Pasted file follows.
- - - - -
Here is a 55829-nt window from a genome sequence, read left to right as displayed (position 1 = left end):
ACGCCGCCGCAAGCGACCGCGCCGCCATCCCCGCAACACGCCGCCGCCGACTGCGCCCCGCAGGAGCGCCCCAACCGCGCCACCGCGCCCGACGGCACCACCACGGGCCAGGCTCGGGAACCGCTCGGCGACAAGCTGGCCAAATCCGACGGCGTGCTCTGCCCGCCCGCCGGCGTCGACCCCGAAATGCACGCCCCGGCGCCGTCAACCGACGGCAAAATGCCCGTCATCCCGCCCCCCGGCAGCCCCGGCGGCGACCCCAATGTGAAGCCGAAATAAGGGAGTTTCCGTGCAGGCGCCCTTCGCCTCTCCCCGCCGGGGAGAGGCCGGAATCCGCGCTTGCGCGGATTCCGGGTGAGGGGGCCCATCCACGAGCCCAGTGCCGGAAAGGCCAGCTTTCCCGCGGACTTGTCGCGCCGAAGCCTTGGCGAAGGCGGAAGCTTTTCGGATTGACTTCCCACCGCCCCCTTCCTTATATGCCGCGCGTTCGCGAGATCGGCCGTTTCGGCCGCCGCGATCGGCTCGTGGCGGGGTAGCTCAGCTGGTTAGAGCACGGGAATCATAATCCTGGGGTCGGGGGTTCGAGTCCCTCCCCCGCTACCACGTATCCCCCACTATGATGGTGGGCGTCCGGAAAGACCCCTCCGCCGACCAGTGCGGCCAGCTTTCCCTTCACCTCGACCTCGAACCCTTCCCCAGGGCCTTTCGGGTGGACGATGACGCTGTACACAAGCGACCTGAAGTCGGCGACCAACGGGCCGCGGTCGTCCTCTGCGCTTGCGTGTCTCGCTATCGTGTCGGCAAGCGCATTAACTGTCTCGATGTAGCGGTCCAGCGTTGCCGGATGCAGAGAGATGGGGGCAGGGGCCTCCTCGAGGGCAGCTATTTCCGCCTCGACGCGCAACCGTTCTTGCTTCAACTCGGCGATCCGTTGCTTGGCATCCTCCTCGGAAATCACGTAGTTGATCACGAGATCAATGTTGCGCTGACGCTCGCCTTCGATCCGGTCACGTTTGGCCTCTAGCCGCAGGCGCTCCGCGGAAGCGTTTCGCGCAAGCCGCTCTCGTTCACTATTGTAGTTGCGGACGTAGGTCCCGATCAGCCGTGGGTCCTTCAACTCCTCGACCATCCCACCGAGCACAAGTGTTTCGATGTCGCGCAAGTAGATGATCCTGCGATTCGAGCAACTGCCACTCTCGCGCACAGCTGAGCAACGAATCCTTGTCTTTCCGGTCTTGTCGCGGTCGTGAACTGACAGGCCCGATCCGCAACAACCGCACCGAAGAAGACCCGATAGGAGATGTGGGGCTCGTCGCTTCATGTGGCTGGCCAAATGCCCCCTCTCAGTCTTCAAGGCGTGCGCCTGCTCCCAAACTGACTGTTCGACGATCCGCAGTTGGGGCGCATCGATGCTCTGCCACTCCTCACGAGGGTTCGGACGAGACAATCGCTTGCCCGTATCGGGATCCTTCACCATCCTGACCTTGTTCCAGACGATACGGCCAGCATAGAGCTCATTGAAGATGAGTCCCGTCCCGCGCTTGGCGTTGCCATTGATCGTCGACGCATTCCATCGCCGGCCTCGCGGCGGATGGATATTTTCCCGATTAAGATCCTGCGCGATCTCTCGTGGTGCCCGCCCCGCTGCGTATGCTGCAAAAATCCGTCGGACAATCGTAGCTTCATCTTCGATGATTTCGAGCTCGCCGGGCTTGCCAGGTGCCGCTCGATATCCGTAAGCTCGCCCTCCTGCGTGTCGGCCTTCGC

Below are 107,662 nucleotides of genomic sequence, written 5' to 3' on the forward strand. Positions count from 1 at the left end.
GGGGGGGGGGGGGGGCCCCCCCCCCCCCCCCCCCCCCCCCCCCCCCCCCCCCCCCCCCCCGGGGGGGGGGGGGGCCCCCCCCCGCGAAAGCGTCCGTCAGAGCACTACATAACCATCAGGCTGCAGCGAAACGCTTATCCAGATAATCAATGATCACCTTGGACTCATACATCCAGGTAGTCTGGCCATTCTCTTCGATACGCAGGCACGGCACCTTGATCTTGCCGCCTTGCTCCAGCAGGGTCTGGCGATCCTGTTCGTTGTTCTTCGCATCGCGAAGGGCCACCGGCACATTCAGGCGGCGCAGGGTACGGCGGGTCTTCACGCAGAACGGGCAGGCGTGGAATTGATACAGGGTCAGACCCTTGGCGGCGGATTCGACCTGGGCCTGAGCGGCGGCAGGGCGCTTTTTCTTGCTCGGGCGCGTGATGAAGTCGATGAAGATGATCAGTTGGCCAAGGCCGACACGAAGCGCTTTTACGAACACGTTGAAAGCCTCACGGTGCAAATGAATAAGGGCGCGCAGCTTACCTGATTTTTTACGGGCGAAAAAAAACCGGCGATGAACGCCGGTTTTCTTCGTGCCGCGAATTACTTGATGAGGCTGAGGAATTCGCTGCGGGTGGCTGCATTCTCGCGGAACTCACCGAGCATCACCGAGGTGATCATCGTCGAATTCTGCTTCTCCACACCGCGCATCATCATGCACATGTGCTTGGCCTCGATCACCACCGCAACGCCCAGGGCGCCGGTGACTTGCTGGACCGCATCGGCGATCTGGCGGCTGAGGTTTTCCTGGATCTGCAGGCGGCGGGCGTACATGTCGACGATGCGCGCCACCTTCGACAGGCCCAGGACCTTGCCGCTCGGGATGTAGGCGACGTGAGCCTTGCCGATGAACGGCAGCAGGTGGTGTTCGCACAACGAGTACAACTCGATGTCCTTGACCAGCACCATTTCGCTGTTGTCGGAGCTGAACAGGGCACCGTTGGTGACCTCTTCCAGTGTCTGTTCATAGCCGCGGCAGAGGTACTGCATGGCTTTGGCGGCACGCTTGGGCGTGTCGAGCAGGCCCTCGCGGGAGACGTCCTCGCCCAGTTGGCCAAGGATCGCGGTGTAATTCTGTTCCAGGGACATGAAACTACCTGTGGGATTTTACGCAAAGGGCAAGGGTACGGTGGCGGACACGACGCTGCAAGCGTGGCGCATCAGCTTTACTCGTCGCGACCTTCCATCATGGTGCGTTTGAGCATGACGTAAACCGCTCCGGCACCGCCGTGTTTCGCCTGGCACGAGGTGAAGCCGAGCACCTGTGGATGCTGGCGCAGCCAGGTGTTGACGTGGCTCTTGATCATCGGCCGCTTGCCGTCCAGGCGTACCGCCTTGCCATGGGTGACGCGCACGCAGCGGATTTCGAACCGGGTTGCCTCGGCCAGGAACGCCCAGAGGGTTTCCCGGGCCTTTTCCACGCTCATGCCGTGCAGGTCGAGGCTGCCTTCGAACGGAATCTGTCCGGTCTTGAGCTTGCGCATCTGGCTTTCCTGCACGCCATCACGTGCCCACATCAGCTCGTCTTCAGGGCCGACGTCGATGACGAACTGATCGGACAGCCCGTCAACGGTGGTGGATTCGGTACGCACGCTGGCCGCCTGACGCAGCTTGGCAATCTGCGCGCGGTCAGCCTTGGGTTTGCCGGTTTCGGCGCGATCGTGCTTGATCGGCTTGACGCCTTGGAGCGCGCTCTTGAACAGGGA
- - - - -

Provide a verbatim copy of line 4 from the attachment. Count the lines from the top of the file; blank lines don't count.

GGGGGGGGGGGGGGGCCCCCCCCCCCCCCCCCCCCCCCCCCCCCCCCCCCCCCCCCCCCCGGGGGGGGGGGGGGCCCCCCCCCGCGAAAGCGTCCGTCAGAGCACTACATAACCATCAGGCTGCAGCGAAACGCTTATCCAGATAATCAATGATCACCTTGGACTCATACATCCAGGTAGTCTGGCCATTCTCTTCGATACGCAGGCACGGCACCTTGATCTTGCCGCCTTGCTCCAGCAGGGTCTGGCGATCCTGTTCGTTGTTCTTCGCATCGCGAAGGGCCACCGGCACATTCAGGCGGCGCAGGGTACGGCGGGTCTTCACGCAGAACGGGCAGGCGTGGAATTGATACAGGGTCAGACCCTTGGCGGCGGATTCGACCTGGGCCTGAGCGGCGGCAGGGCGCTTTTTCTTGCTCGGGCGCGTGATGAAGTCGATGAAGATGATCAGTTGGCCAAGGCCGACACGAAGCGCTTTTACGAACACGTTGAAAGCCTCACGGTGCAAATGAATAAGGGCGCGCAGCTTACCTGATTTTTTACGGGCGAAAAAAAACCGGCGATGAACGCCGGTTTTCTTCGTGCCGCGAATTACTTGATGAGGCTGAGGAATTCGCTGCGGGTGGCTGCATTCTCGCGGAACTCACCGAGCATCACCGAGGTGATCATCGTCGAATTCTGCTTCTCCACACCGCGCATCATCATGCACATGTGCTTGGCCTCGATCACCACCGCAACGCCCAGGGCGCCGGTGACTTGCTGGACCGCATCGGCGATCTGGCGGCTGAGGTTTTCCTGGATCTGCAGGCGGCGGGCGTACATGTCGACGATGCGCGCCACCTTCGACAGGCCCAGGACCTTGCCGCTCGGGATGTAGGCGACGTGAGCCTTGCCGATGAACGGCAGCAGGTGGTGTTCGCACAACGAGTACAACTCGATGTCCTTGACCAGCACCATTTCGCTGTTGTCGGAGCTGAACAGGGCACCGTTGGTGACCTCTTCCAGTGTCTGTTCATAGCCGCGGCAGAGGTACTGCATGGCTTTGGCGGCACGCTTGGGCGTGTCGAGCAGGCCCTCGCGGGAGACGTCCTCGCCCAGTTGGCCAAGGATCGCGGTGTAATTCTGTTCCAGGGACATGAAACTACCTGTGGGATTTTACGCAAAGGGCAAGGGTACGGTGGCGGACACGACGCTGCAAGCGTGGCGCATCAGCTTTACTCGTCGCGACCTTCCATCATGGTGCGTTTGAGCATGACGTAAACCGCTCCGGCACCGCCGTGTTTCGCCTGGCACGAGGTGAAGCCGAGCACCTGTGGATGCTGGCGCAGCCAGGTGTTGACGTGGCTCTTGATCATCGGCCGCTTGCCGTCCAGGCGTACCGCCTTGCCATGGGTGACGCGCACGCAGCGGATTTCGAACCGGGTTGCCTCGGCCAGGAACGCCCAGAGGGTTTCCCGGGCCTTTTCCACGCTCATGCCGTGCAGGTCGAGGCTGCCTTCGAACGGAATCTGTCCGGTCTTGAGCTTGCGCATCTGGCTTTCCTGCACGCCATCACGTGCCCACATCAGCTCGTCTTCAGGGCCGACGTCGATGACGAACTGATCGGACAGCCCGTCAACGGTGGTGGATTCGGTACGCACGCTGGCCGCCTGACGCAGCTTGGCAATCTGCGCGCGGTCAGCCTTGGGTTTGCCGGTTTCGGCGCGATCGTGCTTGATCGGCTTGACGCCTTGGAGCGCGCTCTTGAACAGGGA